The hut creaks and groans as the wind rattles its foundations. Corn snow and sleet fall outside; inside we sit in our sleeping bags, enjoying BackCountry Cuisine apple pie. The hut logbook shows no more then a few pages of entries since 2007, no one has signed in for six weeks prior to our arrival.

Forecaster's delight

A silence fills the void in my mind as I emerge from an exhaustion-induced slumber. Sunlight streams through the stained hut windows. The forecasters got it right to the hour. We have woken to a mountain paradise. Plan B is on track.

We dry wet gear in the sunshine and pack essential items into daypacks. The bikes will be left in the hut, the next two days will be on foot.

After the monotone textures of our stormy arrival, the morning vista presents a striking layer of hues. A new mountain mood has descended – my senses are filled with browns, greens, oranges, reds and the glistening turquoise of the lake below.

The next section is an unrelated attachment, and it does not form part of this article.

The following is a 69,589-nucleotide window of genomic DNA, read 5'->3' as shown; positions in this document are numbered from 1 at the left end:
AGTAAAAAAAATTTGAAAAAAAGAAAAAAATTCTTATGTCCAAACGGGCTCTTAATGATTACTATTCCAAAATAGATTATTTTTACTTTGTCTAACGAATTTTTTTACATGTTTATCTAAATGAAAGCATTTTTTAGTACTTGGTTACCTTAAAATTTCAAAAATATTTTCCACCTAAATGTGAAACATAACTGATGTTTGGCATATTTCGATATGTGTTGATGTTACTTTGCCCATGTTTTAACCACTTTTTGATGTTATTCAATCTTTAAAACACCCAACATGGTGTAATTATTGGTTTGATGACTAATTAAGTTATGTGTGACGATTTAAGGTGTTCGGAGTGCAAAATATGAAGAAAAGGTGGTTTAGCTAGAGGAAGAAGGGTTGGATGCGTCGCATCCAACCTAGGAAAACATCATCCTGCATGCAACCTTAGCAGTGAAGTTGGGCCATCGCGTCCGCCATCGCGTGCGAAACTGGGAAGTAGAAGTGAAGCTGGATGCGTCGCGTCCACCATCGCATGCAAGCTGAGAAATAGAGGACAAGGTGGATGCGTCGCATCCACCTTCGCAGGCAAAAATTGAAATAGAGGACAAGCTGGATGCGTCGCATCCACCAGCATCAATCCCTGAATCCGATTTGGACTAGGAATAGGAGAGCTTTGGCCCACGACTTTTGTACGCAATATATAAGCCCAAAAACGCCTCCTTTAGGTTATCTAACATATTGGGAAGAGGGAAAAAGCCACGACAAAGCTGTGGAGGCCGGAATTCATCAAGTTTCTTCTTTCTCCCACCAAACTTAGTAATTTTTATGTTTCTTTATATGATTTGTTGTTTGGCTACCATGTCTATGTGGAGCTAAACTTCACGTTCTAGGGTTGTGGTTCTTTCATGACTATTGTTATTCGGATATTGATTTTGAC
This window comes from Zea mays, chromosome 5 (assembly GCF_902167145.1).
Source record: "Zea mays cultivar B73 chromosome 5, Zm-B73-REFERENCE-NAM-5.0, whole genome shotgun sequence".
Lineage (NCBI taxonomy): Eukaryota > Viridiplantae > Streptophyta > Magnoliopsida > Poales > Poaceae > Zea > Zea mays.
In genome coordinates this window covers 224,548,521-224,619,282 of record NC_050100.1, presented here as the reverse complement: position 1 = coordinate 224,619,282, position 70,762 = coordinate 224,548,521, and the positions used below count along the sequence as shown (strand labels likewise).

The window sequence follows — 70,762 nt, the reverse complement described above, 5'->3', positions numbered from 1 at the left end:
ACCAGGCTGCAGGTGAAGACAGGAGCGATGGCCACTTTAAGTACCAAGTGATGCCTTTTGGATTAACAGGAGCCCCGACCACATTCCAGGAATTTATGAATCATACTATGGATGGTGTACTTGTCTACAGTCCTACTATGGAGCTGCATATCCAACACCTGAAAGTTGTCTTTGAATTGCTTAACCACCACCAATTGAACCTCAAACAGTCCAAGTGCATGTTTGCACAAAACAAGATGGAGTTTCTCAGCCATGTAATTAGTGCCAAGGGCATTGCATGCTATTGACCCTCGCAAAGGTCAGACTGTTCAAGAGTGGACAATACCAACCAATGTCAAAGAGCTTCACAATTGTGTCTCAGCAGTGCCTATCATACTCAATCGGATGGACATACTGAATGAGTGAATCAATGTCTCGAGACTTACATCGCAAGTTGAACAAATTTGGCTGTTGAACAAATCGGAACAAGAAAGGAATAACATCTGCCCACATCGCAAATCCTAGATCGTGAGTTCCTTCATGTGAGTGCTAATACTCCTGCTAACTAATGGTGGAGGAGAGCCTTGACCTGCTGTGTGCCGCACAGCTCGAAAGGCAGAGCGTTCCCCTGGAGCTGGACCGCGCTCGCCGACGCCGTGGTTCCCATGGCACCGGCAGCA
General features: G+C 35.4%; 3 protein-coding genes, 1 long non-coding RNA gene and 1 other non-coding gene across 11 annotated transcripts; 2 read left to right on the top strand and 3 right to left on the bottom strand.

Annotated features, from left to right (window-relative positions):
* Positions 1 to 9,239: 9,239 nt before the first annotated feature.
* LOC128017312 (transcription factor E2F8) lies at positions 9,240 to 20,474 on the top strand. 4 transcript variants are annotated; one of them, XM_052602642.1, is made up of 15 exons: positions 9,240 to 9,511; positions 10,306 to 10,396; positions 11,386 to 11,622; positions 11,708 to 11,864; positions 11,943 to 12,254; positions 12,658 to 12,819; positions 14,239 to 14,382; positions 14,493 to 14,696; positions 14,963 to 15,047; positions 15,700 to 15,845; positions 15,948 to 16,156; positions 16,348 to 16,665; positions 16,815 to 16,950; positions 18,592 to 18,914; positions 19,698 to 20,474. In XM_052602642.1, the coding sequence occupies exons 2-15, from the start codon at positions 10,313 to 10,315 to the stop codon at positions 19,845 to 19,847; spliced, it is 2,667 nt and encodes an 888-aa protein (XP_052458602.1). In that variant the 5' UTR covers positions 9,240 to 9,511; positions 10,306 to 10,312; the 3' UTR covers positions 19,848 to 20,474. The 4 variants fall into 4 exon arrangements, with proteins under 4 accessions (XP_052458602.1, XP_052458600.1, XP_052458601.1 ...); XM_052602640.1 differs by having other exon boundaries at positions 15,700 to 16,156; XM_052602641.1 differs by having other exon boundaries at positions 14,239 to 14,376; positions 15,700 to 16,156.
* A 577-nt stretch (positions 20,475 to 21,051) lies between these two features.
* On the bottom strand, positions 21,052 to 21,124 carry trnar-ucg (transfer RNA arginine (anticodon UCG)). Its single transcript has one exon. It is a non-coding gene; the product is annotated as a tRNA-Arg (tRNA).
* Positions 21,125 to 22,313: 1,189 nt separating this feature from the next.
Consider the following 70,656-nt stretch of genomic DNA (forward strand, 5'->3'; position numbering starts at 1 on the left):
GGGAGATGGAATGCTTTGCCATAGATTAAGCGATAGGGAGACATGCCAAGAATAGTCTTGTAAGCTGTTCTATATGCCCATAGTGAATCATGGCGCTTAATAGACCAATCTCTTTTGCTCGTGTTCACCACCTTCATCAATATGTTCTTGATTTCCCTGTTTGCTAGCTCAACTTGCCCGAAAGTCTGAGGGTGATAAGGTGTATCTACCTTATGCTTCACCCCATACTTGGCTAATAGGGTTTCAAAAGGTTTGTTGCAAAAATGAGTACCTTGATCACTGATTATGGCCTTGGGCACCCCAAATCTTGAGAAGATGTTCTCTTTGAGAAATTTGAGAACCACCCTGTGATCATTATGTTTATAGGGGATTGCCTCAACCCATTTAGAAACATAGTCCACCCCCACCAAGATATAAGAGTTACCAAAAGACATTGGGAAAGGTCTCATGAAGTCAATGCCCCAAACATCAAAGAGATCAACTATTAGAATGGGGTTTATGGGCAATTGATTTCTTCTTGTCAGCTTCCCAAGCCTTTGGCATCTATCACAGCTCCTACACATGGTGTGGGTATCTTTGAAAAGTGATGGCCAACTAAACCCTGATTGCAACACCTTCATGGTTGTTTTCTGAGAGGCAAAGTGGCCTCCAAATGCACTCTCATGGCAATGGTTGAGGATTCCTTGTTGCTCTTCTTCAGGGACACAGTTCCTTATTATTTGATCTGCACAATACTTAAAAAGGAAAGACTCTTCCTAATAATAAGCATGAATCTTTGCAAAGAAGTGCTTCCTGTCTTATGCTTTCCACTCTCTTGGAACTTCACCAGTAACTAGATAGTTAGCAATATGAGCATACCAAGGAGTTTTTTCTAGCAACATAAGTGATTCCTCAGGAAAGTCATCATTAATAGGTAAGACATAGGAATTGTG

Black Peak New Zealand

Dallas looks up, and up, as he continues scrambling to the top of the peak.

A patchwork of green stretches below us: dark green pines stand in rows like toy soldiers. Rising up the steep slopes on the far side of the lake are the deep-green remnants of native beech forests stretching to the distinctive point where the tree line ends and the browns and greys of rock begin. Blindingly bright smatterings of snow are perched in pockets. Still further my eyes rise, to the jagged ridge line that borders the scene, then up to the bright blue expanse of mountain sky. I love how my mind wanders in the mountains.

“Coffee, bro?” Derek calls from the hut porch, breaking my meditative moment. “Yeah mate, love one.”

With daypacks loaded, we stride out towards Mount Macintosh. The trail to Black Peak snakes up the fields of heath, but we are looking for “the scenic route”, as Derek puts it. So with map in hand we plot a course towards the ridge line that skirts Mt Macintosh.

The trek is challenging and fun; we skirt rocky outcrops and every few hundred metres debate which route is the best option.